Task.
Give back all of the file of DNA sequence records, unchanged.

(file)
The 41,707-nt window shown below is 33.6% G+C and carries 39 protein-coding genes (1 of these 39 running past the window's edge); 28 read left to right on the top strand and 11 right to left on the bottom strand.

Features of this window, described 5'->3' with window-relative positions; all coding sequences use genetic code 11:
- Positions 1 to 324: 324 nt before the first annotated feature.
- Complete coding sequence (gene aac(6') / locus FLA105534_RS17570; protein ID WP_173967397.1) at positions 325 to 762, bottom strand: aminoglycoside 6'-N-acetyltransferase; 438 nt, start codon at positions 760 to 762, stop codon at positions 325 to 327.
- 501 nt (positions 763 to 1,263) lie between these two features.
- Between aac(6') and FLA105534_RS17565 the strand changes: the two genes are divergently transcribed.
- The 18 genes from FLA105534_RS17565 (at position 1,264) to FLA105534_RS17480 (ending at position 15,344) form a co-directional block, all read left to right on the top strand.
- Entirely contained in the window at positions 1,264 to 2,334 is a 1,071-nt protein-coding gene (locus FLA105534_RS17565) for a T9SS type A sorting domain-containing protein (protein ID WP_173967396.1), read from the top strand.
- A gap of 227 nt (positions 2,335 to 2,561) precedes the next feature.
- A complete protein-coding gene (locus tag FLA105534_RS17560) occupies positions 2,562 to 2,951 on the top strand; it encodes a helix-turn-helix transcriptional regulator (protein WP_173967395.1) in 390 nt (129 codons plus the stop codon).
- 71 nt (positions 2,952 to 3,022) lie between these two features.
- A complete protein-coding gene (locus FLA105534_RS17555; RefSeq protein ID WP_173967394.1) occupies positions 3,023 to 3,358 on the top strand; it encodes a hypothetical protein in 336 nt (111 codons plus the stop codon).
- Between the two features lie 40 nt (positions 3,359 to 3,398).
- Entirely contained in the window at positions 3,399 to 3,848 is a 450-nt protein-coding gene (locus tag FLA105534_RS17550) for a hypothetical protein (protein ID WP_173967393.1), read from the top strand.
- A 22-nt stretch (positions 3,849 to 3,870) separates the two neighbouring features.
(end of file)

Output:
The 41,707-nt window shown below is 33.6% G+C and carries 39 protein-coding genes (1 of these 39 running past the window's edge); 28 read left to right on the top strand and 11 right to left on the bottom strand.

Features of this window, described 5'->3' with window-relative positions; all coding sequences use genetic code 11:
- Positions 1 to 324: 324 nt before the first annotated feature.
- Complete coding sequence (gene aac(6') / locus FLA105534_RS17570; protein ID WP_173967397.1) at positions 325 to 762, bottom strand: aminoglycoside 6'-N-acetyltransferase; 438 nt, start codon at positions 760 to 762, stop codon at positions 325 to 327.
- 501 nt (positions 763 to 1,263) lie between these two features.
- Between aac(6') and FLA105534_RS17565 the strand changes: the two genes are divergently transcribed.
- The 18 genes from FLA105534_RS17565 (at position 1,264) to FLA105534_RS17480 (ending at position 15,344) form a co-directional block, all read left to right on the top strand.
- Entirely contained in the window at positions 1,264 to 2,334 is a 1,071-nt protein-coding gene (locus FLA105534_RS17565) for a T9SS type A sorting domain-containing protein (protein ID WP_173967396.1), read from the top strand.
- A gap of 227 nt (positions 2,335 to 2,561) precedes the next feature.
- A complete protein-coding gene (locus tag FLA105534_RS17560) occupies positions 2,562 to 2,951 on the top strand; it encodes a helix-turn-helix transcriptional regulator (protein WP_173967395.1) in 390 nt (129 codons plus the stop codon).
- 71 nt (positions 2,952 to 3,022) lie between these two features.
- A complete protein-coding gene (locus FLA105534_RS17555; RefSeq protein ID WP_173967394.1) occupies positions 3,023 to 3,358 on the top strand; it encodes a hypothetical protein in 336 nt (111 codons plus the stop codon).
- Between the two features lie 40 nt (positions 3,359 to 3,398).
- Entirely contained in the window at positions 3,399 to 3,848 is a 450-nt protein-coding gene (locus tag FLA105534_RS17550) for a hypothetical protein (protein ID WP_173967393.1), read from the top strand.
- A 22-nt stretch (positions 3,849 to 3,870) separates the two neighbouring features.